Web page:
This course provides attendees with the mathematics, software, and practical details they need to build their own low-cost stereoscopic displays. Each new concept is illustrated using a practical 3D display implemented with off-the-shelf parts. First, the course explains glasses-bound stereoscopic displays and provides detailed plans for attendees to construct their own LCD shutter glasses. Then the course explains unencumbered auto-multiscopic displays, including step-by-step directions to construct lenticular and parallax-barrier designs using modified LCDs. All the necessary software, including algorithms for rendering and calibration, is provided for each example, so attendees can quickly construct 3D displays for their own educational, amusement, and research purposes.

The course concludes by describing various methods for capturing, rendering, and viewing various multi-view imagery sources: stereoscopic OpenGL support, methods for ray-tracing multi-view imagery with POV-Ray, and techniques for capturing live-action light fields.

COURSE SCHEDULE

3:45 pm
Introduction: History and Physiology
Hirsch

3:55 pm
Representation and Display
Lanman

4:10 pm
Glasses-Bound Stereoscopic Displays
Hirsch

4:30 pm
Unencumbered Automultiscopic Displays
Lanman

4:50 pm
Source Material: Rendering and Capture
Hirsch

5 pm
Emerging Technology
Lanman

5:10 pm
Questions & Answers
Hirsch and Lanman

Matthew Hirsch
MIT Media Lab

Douglas Lanman
Brown University

Stylized Rendering in Games

Monday, 26 July | 9:00 AM - 12:15 PM | Room 502 A

As they matured, the visual arts (painting, sculpture, photography, and architecture) all developed new visual-abstraction mechanisms to go beyond "realism" .  Recent advances in visual effects have put film and games into this transitional state.  In a sense, we're like artists at the end of the Renaissance: we've nearly mastered photorealism, but are only at the beginning of our discoveries about expression and perception.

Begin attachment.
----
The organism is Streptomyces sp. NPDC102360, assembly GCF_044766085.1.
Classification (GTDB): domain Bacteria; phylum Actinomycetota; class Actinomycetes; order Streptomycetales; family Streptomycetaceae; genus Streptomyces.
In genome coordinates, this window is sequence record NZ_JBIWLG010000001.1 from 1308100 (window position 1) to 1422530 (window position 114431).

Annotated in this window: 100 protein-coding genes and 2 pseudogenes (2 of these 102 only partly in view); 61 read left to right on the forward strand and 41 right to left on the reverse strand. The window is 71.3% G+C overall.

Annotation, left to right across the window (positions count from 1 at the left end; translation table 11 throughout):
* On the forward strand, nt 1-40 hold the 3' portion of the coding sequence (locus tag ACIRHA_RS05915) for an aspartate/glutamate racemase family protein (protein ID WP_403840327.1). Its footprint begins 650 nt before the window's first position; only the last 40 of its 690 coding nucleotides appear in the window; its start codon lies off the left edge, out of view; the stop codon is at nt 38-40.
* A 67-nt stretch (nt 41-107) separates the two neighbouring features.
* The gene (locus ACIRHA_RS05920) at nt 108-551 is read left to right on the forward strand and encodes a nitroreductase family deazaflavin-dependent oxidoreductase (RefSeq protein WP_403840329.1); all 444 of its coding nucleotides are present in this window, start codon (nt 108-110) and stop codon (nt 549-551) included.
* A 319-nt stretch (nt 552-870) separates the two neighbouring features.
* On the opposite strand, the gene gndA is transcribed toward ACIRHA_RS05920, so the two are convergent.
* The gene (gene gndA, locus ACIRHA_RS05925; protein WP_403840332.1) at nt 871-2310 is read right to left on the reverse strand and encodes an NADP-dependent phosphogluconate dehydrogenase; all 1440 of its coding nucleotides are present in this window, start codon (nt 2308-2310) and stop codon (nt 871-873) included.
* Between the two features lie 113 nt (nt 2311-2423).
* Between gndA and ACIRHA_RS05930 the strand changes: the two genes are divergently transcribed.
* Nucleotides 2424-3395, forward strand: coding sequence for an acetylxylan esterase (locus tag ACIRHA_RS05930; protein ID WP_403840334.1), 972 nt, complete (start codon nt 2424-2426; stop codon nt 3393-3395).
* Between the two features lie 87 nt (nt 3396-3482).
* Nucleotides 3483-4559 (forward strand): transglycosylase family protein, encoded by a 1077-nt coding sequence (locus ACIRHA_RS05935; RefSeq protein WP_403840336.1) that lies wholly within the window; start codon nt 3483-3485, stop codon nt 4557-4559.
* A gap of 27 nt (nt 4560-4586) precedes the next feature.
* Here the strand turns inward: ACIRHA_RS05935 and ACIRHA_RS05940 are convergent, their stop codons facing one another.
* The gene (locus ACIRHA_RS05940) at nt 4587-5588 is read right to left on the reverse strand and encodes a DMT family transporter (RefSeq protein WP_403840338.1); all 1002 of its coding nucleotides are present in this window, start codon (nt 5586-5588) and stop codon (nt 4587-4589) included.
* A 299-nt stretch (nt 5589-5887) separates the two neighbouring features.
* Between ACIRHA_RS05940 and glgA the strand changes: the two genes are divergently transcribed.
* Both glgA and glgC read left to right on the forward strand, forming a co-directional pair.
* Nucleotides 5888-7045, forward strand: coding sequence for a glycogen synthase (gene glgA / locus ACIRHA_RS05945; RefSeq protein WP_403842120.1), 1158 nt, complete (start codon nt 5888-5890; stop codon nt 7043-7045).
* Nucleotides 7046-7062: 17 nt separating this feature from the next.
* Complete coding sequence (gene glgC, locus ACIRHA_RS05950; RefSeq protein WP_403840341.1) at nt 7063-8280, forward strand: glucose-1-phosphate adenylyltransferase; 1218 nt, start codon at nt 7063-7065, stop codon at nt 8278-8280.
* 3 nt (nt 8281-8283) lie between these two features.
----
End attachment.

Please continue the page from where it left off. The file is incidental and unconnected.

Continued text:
Some film effects are subtle, like the color shifts and post-processing in Mirror's Edge. Others, such as the graphic-novel look of Prince of Persia, dominate the entire rendering style.  In games, real-time and interactive constraints require more efficient and robust solutions than are employed elsewhere in computer graphics. And to be successful, a stylized renderer must integrate with appropriately stylized models, animation, and audio to form a coherent virtual world and ultimately enhance game play.

In this course, leading game developers candidly discuss the challenges of creating and implementing a stylized artistic vision for a game. Each speaker covers a specific game aspect, such as the art pipeline, rendering algorithms, art direction, and modeling.  

COURSE SCHEDULE

9 am
Introduction
McGuire

9:20 am
Monday Night Combat
Chandana "Eka" Ekanayake

9:40 am
The Illustrative Rendering of Prince of Persia
St-Amour

10 am
Personalized Cool Characters in Brink
Calver

10:15 am
Break

10:30 am
Style and Gameplay in the Mirror's Edge
Halén

11 am
Cartoon 3D for Battlefield Heroes
Halén

11:15 am
Making Concept Art Real for Borderlands
Thibault and Martel

11:35 am
Panel Discussion and Questions
All

Morgan McGuire
Williams College

Henrik Halén
Electronic Arts

Jean-Francois St-Amour
Ubisoft Entertainment

Deano Calver
Splash Damage

Aaron Thibault
Gearbox Software

Brian Martel
Gearbox Software

Chandana Ekanayake
Uber Entertainment

Biomedical Applications: What You Need to Know

Monday, 26 July | 9:00 AM - 10:30 AM | Theater 411

This course takes an in-depth look at the types of models and analysis tools researchers are developing for biomedical applications. These applications are motivated by the increasing ubiquity of 3D imaging devices, which enables frequent, high-quality images of structures that researchers use, for example, to track the effects of disease. Although simply visualizing the data is useful, quantitative measurements require development of higher-level models for measuring quantities such as area, density, and shape change.

This course covers the state of the art in this area, including: how and what kinds of models are created from images, what kinds of measurements can be done both from the images themselves and from intermediate models, and common issues that arise when dealing with imaging data.

COURSE SCHEDULE

9 am
Background
Grimm

9:30 am
Bat Ears
Mueller

10 am
Neuro Imaging
Larson

Cindy Grimm
Washington University in St. Louis

Rolf Müeller